Not knowing anything about Astoria, I left it to Dale, who lived here 40+ years ago when he was in the Coast Guard, to show me around. We started out at the Lewis and Clark National Historic Park–a very cool place. After checking out the museum, we headed out to explore a reconstruction of Fort Clatsop, where the expedition party waited out the winter of 1805-1806 at the mouth of the Columbia River. Learning about the individual members of the company, including, of course, Sacajawea and William Clark’s unnamed black man servant, was fascinating.
Then we were off to Fort Stevens, built during the Civil War to defend the mouth of the Columbia River. The museum was pretty much non existent, but there was a neat little World War II era Jeep, that brought back memories of Hawkeye Pierce. We were able to wander around two large bunkers with emplacements for artillery, and a third (Battery Russell) with a huge gun in place.
In 1942, the fort was fired upon by a Japanese submarine, making it the only military installation in the continental US to come under enemy attack. It wasn’t a very successful mission for the Japanese, as only one of the 17 fired shells hit land, and that one didn’t actually hit a target. How did the commander of the fort react to the attack? As much as the men on duty in the bunkers wanted to take out that submarine, he ordered them to stand down and hold their fire, as firing their guns would have given their position away to the Japanese. Smart fella, eh?
Here’s a photo of me with a replica of the artillery shell used by the Japanese.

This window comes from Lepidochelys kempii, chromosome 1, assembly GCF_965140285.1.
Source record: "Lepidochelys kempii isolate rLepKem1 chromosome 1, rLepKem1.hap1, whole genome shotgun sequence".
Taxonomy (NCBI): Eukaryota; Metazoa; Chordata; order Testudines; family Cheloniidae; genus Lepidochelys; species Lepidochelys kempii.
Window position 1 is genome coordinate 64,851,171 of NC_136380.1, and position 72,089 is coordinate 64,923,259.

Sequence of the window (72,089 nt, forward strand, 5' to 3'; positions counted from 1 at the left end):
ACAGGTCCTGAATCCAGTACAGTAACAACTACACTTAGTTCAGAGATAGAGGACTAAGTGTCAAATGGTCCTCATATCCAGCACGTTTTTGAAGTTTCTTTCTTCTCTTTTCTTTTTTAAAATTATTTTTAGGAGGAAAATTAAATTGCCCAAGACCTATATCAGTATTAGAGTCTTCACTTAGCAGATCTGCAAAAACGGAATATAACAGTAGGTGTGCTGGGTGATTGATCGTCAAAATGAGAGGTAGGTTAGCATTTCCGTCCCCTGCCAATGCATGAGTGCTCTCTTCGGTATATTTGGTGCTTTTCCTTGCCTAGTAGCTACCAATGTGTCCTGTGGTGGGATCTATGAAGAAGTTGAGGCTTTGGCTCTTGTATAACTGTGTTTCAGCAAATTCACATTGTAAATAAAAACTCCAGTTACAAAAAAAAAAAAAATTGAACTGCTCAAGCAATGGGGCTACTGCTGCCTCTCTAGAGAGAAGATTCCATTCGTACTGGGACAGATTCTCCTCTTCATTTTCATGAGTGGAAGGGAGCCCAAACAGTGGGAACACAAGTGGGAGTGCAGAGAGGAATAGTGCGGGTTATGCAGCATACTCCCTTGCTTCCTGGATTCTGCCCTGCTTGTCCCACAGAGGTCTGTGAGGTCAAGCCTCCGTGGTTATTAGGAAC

We were not quite through with things military when we headed to our next stop, which was at the top of Coxcomb Hill, the high point overlooking the mount of the Columbia River. I’d been hearing about this thing called the Astoria Column all day, and now I was finally going to see what people had been talking about. Patterned after the Trajan Column in Rome, the 125 foot column is the world’s only large piece of memorial architecture made of reinforced concrete with a pictorial frieze that spirals upward, depicting the discovery of the Columbia River by Captain Robert Gray in 1792, the winning of the West and the arrival of the Great Northern Railway. Inside is a 164 step spiral staircase that leads to a viewing platform on the top. It is from there that we each launched a couple of cheap balsam airplanes to see how far they would fly. My first flight immediately spiraled toward the ground, then caught a draft and drifted upwards, above, through and beyond the trees for probably 7 minutes. After seeing my plane fly around, one little boy, who I’m thinking was 9 years, and who complained loudly as he followed us up the stairs to the top, exclaimed to his Mom that if she gave he a couple of dollars, he would go down to gift shop and buy a plane to send flying from the top. She gave him $10, and he was back shortly with enough planes for every member of his family to have two flights. Most of them lasted less than a minute, but his probably lasted 10 minutes. Amazing.
The next stop on my tour was the Astoria Riverwalk, where we made a quick stop at the Columbia River Maritime Museum–quick only because it was 40 minutes from closing. We watched a 3-D movie about hurricanes, then hightailed it over to the Dauntless, a Coast Guard Cutter that was docked nearby. The ship had numerous decals on the side of the bulkhead, each marking a millions pounds of either marijuana or cocaine captured by the crew. We didn’t count them all, but they have capture a lot!
Further down the Riverwalk are the city docks, a good part of which have been taken over by harbor seals, who lay around, bask in the sun, bark, fight, sleep, and otherwise prevent boats from docking there. They were pretty darned entertaining.
Our final stop of the day was Seaside, where we found a spot to watch another beautiful sunset.
Thanks, Dale, for making the time to take me on a whirlwind tour of the best sights in and near Astoria! Had a great day!